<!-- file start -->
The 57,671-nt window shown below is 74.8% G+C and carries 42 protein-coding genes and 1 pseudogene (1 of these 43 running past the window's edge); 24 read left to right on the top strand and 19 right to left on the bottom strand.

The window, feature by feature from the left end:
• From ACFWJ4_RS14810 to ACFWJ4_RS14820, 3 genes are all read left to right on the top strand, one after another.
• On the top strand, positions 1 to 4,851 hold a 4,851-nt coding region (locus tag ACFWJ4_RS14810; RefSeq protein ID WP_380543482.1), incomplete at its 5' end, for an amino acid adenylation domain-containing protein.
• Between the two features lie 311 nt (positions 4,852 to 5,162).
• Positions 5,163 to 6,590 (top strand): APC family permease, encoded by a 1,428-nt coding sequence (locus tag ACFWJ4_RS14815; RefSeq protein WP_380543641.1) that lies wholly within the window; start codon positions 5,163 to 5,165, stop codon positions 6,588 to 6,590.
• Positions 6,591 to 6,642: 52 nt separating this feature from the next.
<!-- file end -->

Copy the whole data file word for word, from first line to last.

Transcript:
The 57,671-nt window shown below is 74.8% G+C and carries 42 protein-coding genes and 1 pseudogene (1 of these 43 running past the window's edge); 24 read left to right on the top strand and 19 right to left on the bottom strand.

The window, feature by feature from the left end:
• From ACFWJ4_RS14810 to ACFWJ4_RS14820, 3 genes are all read left to right on the top strand, one after another.
• On the top strand, positions 1 to 4,851 hold a 4,851-nt coding region (locus tag ACFWJ4_RS14810; RefSeq protein ID WP_380543482.1), incomplete at its 5' end, for an amino acid adenylation domain-containing protein.
• Between the two features lie 311 nt (positions 4,852 to 5,162).
• Positions 5,163 to 6,590 (top strand): APC family permease, encoded by a 1,428-nt coding sequence (locus tag ACFWJ4_RS14815; RefSeq protein WP_380543641.1) that lies wholly within the window; start codon positions 5,163 to 5,165, stop codon positions 6,588 to 6,590.
• Positions 6,591 to 6,642: 52 nt separating this feature from the next.